deflation

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Related to deflations: Deflationary spiral, Negative Inflation

deflation:

see inflationinflation,
in economics, persistent and relatively large increase in the general price level of goods and services. Its opposite is deflation, a process of generally declining prices. The U.S.
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.

deflation

(ECONOMICS) a decrease over time in the general level of prices, coupled with an overall reduction in the level of economic activity, new investment, etc. (compare INFLATION). In modern capitalist economies, in which inflation tends to be endemic, deflation is usually relative rather than absolute, involving a reduction in rates of price increase rather than an absolute decrease in prices.

Deflation

 

the decrease of monetary volume by means of the withdrawal from circulation of excess paper money. Deflation often precedes monetary reforms. Since World War II deflation has most often been encountered as part of the so-called deflation policy of capitalist states, which aims at stopping or decreasing the rates of growth of monetary volume and commodity prices. Deflation is realized through limitation of credits (an increase in the rate of interest, imposition of credit limits), higher taxes, reduction of expenditures for social and cultural needs, a “freeze” on wages and salaries, and other measures carried out by capitalist states. These measures result in a lowering of the rate of economic development, a deterioration in the living conditions of the toiling masses, and an intensification of the class struggle.


Deflation

 

the disintegration of rocks and soils owing to wind action, accompanied by the removal and wearing away of the broken particles. Deflation is particularly strong in those parts of deserts from which dominant winds blow (for example, in the southern part of the Karakumy desert). The processes of deflation and physical weathering result in the formation of eroded cliffs with unusual shapes, such as towers, columns, and obelisks.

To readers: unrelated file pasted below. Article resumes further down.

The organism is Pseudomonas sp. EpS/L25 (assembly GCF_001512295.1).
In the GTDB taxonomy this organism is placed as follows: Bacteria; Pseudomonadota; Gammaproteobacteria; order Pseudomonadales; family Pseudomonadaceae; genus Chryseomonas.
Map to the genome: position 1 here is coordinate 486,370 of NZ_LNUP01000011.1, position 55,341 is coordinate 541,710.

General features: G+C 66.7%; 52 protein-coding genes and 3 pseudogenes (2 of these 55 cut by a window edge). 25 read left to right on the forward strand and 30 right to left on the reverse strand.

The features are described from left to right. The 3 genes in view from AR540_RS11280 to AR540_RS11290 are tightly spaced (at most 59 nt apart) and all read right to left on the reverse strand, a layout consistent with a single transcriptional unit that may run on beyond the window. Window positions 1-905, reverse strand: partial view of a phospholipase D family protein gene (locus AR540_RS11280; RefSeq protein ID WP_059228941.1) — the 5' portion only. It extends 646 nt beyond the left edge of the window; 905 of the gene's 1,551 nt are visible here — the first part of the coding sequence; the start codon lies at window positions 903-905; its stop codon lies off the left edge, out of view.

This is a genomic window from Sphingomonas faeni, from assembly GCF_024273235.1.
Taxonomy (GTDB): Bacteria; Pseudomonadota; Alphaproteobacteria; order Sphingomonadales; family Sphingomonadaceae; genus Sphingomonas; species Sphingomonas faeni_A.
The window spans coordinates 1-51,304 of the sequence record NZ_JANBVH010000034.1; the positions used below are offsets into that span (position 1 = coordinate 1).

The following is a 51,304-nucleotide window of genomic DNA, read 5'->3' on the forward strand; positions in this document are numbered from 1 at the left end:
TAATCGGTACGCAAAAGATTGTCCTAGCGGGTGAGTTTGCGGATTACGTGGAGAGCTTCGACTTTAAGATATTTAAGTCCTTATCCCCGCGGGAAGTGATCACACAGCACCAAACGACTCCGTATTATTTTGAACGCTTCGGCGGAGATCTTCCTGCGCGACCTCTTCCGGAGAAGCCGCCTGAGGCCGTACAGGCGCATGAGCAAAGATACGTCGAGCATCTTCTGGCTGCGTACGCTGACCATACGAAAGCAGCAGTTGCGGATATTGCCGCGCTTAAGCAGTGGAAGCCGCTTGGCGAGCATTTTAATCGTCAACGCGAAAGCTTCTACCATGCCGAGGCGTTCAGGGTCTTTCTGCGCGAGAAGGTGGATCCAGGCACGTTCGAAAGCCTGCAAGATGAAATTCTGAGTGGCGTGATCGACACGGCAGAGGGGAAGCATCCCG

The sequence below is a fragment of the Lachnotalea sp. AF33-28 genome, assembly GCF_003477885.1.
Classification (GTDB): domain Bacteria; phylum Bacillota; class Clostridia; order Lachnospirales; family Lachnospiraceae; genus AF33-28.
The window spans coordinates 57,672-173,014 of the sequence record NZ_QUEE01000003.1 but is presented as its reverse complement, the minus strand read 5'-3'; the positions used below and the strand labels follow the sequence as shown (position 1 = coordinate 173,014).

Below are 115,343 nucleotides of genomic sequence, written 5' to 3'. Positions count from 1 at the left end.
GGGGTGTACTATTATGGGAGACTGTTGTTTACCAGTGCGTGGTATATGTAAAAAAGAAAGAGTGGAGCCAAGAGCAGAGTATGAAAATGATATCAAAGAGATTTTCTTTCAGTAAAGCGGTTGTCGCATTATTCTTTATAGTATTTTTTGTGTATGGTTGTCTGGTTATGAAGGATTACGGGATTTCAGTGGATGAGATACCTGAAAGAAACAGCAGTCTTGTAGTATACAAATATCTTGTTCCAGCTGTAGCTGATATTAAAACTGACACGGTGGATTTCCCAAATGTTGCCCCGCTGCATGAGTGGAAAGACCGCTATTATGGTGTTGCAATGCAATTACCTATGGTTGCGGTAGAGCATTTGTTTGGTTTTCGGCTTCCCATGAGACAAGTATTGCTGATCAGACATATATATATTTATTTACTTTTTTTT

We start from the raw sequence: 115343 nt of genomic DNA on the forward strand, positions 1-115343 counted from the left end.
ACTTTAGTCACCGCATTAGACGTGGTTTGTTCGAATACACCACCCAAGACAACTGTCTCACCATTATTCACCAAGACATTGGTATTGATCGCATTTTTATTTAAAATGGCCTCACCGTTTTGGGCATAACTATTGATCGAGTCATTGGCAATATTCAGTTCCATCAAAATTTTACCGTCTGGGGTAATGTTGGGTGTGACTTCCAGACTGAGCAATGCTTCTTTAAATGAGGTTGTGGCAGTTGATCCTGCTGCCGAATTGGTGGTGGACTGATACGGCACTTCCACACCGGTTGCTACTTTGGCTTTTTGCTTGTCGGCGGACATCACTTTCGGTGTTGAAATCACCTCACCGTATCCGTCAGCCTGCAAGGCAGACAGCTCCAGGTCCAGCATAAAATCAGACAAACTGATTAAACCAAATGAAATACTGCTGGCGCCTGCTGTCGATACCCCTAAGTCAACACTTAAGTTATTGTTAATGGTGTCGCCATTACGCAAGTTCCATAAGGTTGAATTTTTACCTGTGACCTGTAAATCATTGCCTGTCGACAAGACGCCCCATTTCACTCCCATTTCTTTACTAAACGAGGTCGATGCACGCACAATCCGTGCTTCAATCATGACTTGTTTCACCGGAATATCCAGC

deflation

[di′flā·shən]
(geology)
The sweeping erosive action of the wind over the ground.

deflation

1. Economics a reduction in the level of total spending and economic activity resulting in lower levels of output, employment, investment, trade, profits, and prices
2. Geology the removal of loose rock material, sand, and dust by the wind
References in periodicals archive ?
Although sometimes confused with deflation, disinflation is not considered to be as problematic because prices do not actually drop.
Deflation, the opposite of inflation, is defined as an increase in the over-all price level over a period of time.
Three possible outcomes exist: deflation where prices fall and the real cost of borrowing goes up; reflation where prices stabilise and interest rates return to normal levels; and inflation where prices rise quickly and cause economic disruption, as central banks are forced to raise interest rates aggressively.
If G7 central banks fail to deliver a revival, bonds denominated in local currencies in emerging markets will also become good value as recession and deflation will take on more global characteristics.
Deflation that emanates from the financial sector is lethal.
There is a further reason why deflation is such a threat, and why policymakers setting out to eliminate it have a much tougher task than inflation fighters: all prices do not move down; in particular debts do not adjust because they are fixed in nominal terms.
Deflation is generally considered to be inconsistent with macroeconomic stability.
Taking seriously the idea that deflation can be benign, however, is a tough sell in a world where inflation is considered standard and deflation is generally assumed to be harmful.
0% (annualized) is not deflation because it represents a short-term fall in energy prices.
Households do not seem excessively worried that deflation will emerge in the next year; they said they expected prices to rise 2.
Deflations make central bankers nervous, and history tells us why.
Rising Japanese inflation is a direct consequence of expansionary economic policies introduced this year, which could help the country escape from the lost decades of low growth and deflation from the real estate crash of 1989 until today.